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Tamsin Greig, Fisayo Akinade and Simon Godwin discuss the National's Romeo and Juliet on screen

The trio chatted about the upcoming TV broadcast

Tamsin Greig and Fisayo Akinade
© Rob Youngson

This Easter weekend is a big one for theatre fans – the world premiere of the National Theatre's Romeo and Juliet, which was captured at the central London venue at the end of 2020.

Originally intended to be presented as a stage show, the pandemic forced the creative team to transform the piece into a 90-minute film, led by Josh O'Connor and Jessie Buckley in the titular roles. We'll have an interview with the pair coming later this week.

Speaking to director Simon Godwin and performers Fisayo Akinade and Tamsin Greig, it's clear that there was a steep learning curve involved – none least for Godwin who, despite having wowed with major stage projects, has never gone behind the lens.

"I never even thought to myself as somebody who would even direct a film,", he admits over Zoom, "I don't even have any television." It's remarkable, therefore, that the experience is utterly delightful – an hour of a half of masterful performance mingled with some top notch camera work.

For Greig, who takes on the role of Lady Capulet in Shakespeare's iconic tragedy, it was more to do with the social distancing measures that were in place to mitigate risks: "It was very constraining. You knew that you were about to do something wrong all the time. I couldn't touch anybody! So I just thought: 'well I'm either going to kill myself because this is just too difficult' or I've just got to use it. So that's who Lady Capulet became – someone who always observed the rules... even if you are this unstable emotional girl and you throw yourself at me and crawl up me, I am not going to touch you because that's against the rules. The limitations of the circumstances became very fruitful ground."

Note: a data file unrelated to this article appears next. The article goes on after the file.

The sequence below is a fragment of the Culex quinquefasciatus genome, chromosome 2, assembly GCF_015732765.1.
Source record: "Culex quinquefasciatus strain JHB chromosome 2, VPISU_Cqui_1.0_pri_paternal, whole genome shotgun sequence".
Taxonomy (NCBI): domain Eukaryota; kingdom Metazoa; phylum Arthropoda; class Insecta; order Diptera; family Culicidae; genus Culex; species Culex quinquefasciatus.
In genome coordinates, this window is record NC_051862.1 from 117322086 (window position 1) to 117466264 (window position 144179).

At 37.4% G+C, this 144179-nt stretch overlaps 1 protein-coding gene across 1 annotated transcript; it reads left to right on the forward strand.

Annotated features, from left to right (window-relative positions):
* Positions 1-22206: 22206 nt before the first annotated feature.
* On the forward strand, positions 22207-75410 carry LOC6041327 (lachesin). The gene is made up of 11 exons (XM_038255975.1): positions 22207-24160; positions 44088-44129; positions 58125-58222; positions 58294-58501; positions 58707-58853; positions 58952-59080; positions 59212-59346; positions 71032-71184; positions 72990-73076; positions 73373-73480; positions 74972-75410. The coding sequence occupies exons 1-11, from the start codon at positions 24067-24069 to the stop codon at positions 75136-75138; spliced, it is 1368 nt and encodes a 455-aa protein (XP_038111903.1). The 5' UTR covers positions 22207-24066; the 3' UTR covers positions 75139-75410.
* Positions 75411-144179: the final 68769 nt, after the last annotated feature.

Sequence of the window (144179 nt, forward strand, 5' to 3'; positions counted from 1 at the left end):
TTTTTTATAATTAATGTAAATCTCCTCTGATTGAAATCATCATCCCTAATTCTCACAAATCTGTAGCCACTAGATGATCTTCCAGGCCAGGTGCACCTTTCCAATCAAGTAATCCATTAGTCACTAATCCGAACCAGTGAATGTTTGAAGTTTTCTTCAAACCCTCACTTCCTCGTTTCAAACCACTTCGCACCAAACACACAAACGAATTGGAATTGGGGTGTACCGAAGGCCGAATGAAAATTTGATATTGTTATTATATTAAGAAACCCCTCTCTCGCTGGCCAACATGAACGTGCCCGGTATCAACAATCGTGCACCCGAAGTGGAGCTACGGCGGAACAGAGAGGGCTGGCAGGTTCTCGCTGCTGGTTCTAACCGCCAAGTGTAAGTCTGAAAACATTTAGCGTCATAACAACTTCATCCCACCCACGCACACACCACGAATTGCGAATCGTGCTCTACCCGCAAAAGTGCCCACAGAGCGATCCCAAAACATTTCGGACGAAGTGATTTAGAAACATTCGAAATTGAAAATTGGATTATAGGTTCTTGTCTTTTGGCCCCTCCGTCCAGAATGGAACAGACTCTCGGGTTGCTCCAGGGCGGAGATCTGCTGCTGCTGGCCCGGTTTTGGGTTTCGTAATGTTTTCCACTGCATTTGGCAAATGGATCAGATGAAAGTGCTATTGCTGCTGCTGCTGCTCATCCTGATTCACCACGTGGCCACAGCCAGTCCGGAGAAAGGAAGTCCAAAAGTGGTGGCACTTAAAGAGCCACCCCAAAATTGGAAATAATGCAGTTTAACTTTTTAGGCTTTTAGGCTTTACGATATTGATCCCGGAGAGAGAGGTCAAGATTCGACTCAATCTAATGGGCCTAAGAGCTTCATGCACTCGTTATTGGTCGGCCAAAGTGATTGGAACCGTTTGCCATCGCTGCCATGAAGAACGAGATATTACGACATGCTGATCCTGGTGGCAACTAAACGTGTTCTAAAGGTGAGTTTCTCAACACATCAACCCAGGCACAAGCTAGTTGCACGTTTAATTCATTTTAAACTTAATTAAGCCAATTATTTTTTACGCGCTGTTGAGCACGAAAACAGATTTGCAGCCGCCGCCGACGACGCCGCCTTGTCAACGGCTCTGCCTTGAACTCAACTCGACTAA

Akinade's role of Mercutio is given greater focus in this version of Romeo and Juliet, with the character in a relationship with Romeo's cousin's Benvolio. He explains the experience and the new thematic levels that such choices provide: "For Emily [Burns, associate director and adapter] and Simon to include a moment of connection and tenderness in a world that is very violent, was lovely.

"I loved them for putting it in because it then informed how everybody interacted with Mercutio. If they know that he is openly gay, then what does that do? If Tybalt knows that Mercutio is openly gay, their lines together are colored with something, which then provokes something in Mercutio that then escalates the situation further."

One of the most striking things about the production is the trembling, organic nature of the camera work – thanks to handiwork of director of photography Tim Sidell. Importantly, Sidell was in rehearsals from the very beginning. Greig explains why that worked so well: "Tim wasn't only just perceiving the piece, but he was almost breathing it with us. That was really, really wonderful. I've never had that amount of rehearsals in a film before, and Tim was playing the cinematographer in the same that we were playing these other characters. It was a fantastic amalgam."

Godwin agreed, saying: "The collective sense of endeavour and capturing life was much more successful because of Tim's commitment to being a member of the company." Akinade adds: " I've never done a fight sequence in a film, but they shoot them in little bits. And our fight in, in the, in the opening of Romeo and Juliet was done in one. It never felt like a technical exercise."

This version of Romeo and Juliet, where the extravagance of Verona is muddled with a grittier, greyer vision of a rehearsal room – is pretty novel – but where did Godwin's ideas come from? "This notion of different levels of consciousness, of reality, that we could actually bring to light through the camera, was something that we do never do stage. It became a very, very liberating part of the process for me – it helped me see the play in a very different light."

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